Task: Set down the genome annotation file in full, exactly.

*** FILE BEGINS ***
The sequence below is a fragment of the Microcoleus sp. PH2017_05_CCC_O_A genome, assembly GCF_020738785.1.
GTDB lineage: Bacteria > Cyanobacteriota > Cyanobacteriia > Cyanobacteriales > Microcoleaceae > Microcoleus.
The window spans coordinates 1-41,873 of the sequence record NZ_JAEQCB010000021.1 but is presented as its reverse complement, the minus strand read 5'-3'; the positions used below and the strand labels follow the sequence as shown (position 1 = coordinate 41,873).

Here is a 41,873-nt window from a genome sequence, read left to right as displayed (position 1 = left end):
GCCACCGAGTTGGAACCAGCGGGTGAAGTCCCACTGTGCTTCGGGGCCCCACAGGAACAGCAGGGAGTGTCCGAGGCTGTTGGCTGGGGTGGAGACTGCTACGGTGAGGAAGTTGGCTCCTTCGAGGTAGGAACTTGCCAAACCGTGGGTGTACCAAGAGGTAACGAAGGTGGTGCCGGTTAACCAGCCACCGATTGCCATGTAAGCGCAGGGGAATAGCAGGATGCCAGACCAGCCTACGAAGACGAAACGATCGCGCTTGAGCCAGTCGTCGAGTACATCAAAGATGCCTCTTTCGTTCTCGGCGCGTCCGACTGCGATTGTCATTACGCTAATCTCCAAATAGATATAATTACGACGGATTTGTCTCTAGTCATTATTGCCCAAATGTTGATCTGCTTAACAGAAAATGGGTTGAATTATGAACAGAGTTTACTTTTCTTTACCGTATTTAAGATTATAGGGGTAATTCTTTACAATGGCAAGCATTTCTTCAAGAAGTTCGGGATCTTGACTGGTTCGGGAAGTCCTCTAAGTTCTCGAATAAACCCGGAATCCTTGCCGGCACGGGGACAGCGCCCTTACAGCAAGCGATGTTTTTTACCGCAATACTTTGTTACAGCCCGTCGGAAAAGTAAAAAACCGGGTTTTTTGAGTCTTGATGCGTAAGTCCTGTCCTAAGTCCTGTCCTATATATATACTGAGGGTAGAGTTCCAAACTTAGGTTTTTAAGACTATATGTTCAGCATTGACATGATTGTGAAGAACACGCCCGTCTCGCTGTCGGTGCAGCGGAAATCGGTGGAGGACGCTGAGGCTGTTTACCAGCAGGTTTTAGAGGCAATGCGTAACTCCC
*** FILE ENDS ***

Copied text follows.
The sequence below is a fragment of the Microcoleus sp. PH2017_05_CCC_O_A genome, assembly GCF_020738785.1.
GTDB lineage: Bacteria > Cyanobacteriota > Cyanobacteriia > Cyanobacteriales > Microcoleaceae > Microcoleus.
The window spans coordinates 1-41,873 of the sequence record NZ_JAEQCB010000021.1 but is presented as its reverse complement, the minus strand read 5'-3'; the positions used below and the strand labels follow the sequence as shown (position 1 = coordinate 41,873).

Here is a 41,873-nt window from a genome sequence, read left to right as displayed (position 1 = left end):
GCCACCGAGTTGGAACCAGCGGGTGAAGTCCCACTGTGCTTCGGGGCCCCACAGGAACAGCAGGGAGTGTCCGAGGCTGTTGGCTGGGGTGGAGACTGCTACGGTGAGGAAGTTGGCTCCTTCGAGGTAGGAACTTGCCAAACCGTGGGTGTACCAAGAGGTAACGAAGGTGGTGCCGGTTAACCAGCCACCGATTGCCATGTAAGCGCAGGGGAATAGCAGGATGCCAGACCAGCCTACGAAGACGAAACGATCGCGCTTGAGCCAGTCGTCGAGTACATCAAAGATGCCTCTTTCGTTCTCGGCGCGTCCGACTGCGATTGTCATTACGCTAATCTCCAAATAGATATAATTACGACGGATTTGTCTCTAGTCATTATTGCCCAAATGTTGATCTGCTTAACAGAAAATGGGTTGAATTATGAACAGAGTTTACTTTTCTTTACCGTATTTAAGATTATAGGGGTAATTCTTTACAATGGCAAGCATTTCTTCAAGAAGTTCGGGATCTTGACTGGTTCGGGAAGTCCTCTAAGTTCTCGAATAAACCCGGAATCCTTGCCGGCACGGGGACAGCGCCCTTACAGCAAGCGATGTTTTTTACCGCAATACTTTGTTACAGCCCGTCGGAAAAGTAAAAAACCGGGTTTTTTGAGTCTTGATGCGTAAGTCCTGTCCTAAGTCCTGTCCTATATATATACTGAGGGTAGAGTTCCAAACTTAGGTTTTTAAGACTATATGTTCAGCATTGACATGATTGTGAAGAACACGCCCGTCTCGCTGTCGGTGCAGCGGAAATCGGTGGAGGACGCTGAGGCTGTTTACCAGCAGGTTTTAGAGGCAATGCGTAACTCCC